Let the Manichaeans understand, if they can, that the Apostle said this of the very natures and qualities of things; while that letter (of the ritual law) declared certain animals unclean, not in their nature but typically, for certain figures which were needed for a time. Therefore to take an instance in the swine and the lamb, by nature both are clean, because naturally every creature of God is good; but in a certain typical meaning the lamb is clean, and the swine unclean.

Take the two words, ‘fool,’ and ‘wise,’ in their own nature, as sounds, or letters, both of them are pure, but one of them because of the meaning attached to it, not because of any thing in its own nature, may be said to be impure. And perhaps what the swine are in typical representation, that among mankind is the fool; and the animal, and this word of two syllables (stultus) signify some [p. 555] one and the same thing. That animal is reckoned unclean in the law because it does not chew the cud; but this is not its fault but its nature. But the men of whom this animal is the emblem, are impure by their own fault, not by nature; they readily hear the words of wisdom, but never think upon them again.

Whatever of profit you may hear, to summon this up from the internal region of the memory through the sweetness of recollection into the mouth of thought, what is this but spiritually to chew the cud? They who do not this are represented by this species of animal. Such resemblances as these in speech, or in ceremonies, having figurative signification, profitably and pleasantly move the rational mind; but by the former people, many such things were not only to be heard, but to be kept as precepts. For that was a time when it behoved not in words only, but in deeds, to prophesy those things which hereafter were to be revealed. When these had been revealed through Christ, and in Christ, the burdens of observances were not imposed on the faith of the Gentiles; but the authority of the prophecy was yet confirmed.

But I ask of the Manichaeans, whether this declaration of the Lord, when He said that a man is not defiled by what enters into his mouth, is true or false? If false, why then does their doctor Adimantus bring it forward against the Old Testament? If true, why contrary to its tenor do they consider that they are thus defiled?

Jerome: The thoughtful reader may here object and say, If that which entereth into the mouth defileth not a man, why do we not feed on meats offered to idols? Be it known then that meats and every creature of God is in itself clean; but the invocation of idols and daemons makes them unclean with those at least who with conscience of the idol eat that which is offered to idols; and their conscience being weak is polluted, as the Apostle says.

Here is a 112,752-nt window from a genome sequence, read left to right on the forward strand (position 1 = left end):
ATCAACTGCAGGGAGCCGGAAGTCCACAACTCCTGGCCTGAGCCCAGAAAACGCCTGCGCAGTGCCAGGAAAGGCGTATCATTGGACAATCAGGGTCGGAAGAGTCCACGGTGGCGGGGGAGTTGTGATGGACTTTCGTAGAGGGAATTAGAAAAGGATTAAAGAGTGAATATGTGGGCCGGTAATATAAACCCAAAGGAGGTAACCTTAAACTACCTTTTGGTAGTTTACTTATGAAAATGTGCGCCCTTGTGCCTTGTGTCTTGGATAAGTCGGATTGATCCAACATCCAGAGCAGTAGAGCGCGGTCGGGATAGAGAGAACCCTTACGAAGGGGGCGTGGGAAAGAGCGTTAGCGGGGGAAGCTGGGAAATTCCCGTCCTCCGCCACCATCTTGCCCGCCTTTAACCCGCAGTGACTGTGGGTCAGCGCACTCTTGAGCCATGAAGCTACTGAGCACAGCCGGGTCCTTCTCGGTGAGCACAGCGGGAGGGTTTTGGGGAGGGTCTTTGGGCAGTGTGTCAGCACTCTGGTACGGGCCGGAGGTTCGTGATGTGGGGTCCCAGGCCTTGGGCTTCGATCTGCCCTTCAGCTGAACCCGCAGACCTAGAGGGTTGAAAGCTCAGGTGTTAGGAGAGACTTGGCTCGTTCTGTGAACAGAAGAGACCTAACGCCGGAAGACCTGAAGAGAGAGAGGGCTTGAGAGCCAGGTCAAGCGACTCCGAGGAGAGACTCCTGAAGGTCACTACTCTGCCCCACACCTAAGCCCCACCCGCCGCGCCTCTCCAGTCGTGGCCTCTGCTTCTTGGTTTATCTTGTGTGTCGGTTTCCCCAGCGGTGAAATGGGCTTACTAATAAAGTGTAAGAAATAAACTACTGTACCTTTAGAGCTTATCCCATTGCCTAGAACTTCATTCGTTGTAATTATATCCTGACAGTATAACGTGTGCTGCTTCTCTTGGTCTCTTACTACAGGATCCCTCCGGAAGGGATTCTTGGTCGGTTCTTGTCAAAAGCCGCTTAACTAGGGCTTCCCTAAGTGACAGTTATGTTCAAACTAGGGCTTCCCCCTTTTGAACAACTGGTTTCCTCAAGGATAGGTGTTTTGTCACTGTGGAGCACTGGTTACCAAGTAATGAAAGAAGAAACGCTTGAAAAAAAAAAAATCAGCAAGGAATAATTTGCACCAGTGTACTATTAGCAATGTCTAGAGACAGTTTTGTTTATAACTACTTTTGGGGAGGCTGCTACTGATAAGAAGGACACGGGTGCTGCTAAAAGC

Remig.: But if any one’s faith be so strong that he understands that God’s creature can in no way be defiled, let him eat what he will, after the food has been hallowed by the word of God and of prayer; yet so that this his liberty be not made an offence to the weak, as the Apostle speaks.
Quote:12. When came his disciples, and said unto him, “Knowest thou that the Pharisees were offended, after they heard this saying?”
13. But he answered and said, “Every plant, which my heavenly Father hath not planted, shall be rooted up.
14. Let them alone: they be blind leaders of the blind. And if the blind lead the blind, both shall fall into the ditch.”
Quote:Jerome: In one of the Lord’s discourses the whole superstition of Jewish observances had been cut down. They placed their whole religion in using or abstaining from certain meats.

Chrys.: When the Pharisees heard the things that went before, they made no reply to them, because He had so mightily overthrown them, not only refuting their arguments, but detecting their fraud, but they, not the multitudes, were offended at them.

“Then came his disciples unto him and said, Knowest thou that the Pharisees were offended after they heard this saying?”

Jerome: As this word ‘scandalum’ (offence or stumblingblock) is of such frequent use in ecclesiastical writings, we will shortly explain it. We might render it in Latin, ‘offendiculum,’ or ‘ruina,’ or ‘impactio;’ and so when we read, Whosoever shall scandalize, we understand, whoso by word or deed has given an occasion of falling to any.

Chrys.: Christ does not remove the stumblingblock out of the way of the Pharisees, but rather rebukes them; as it follows, “But he answered and said, Every plant which my heavenly Father has not planted shall be rooted up.”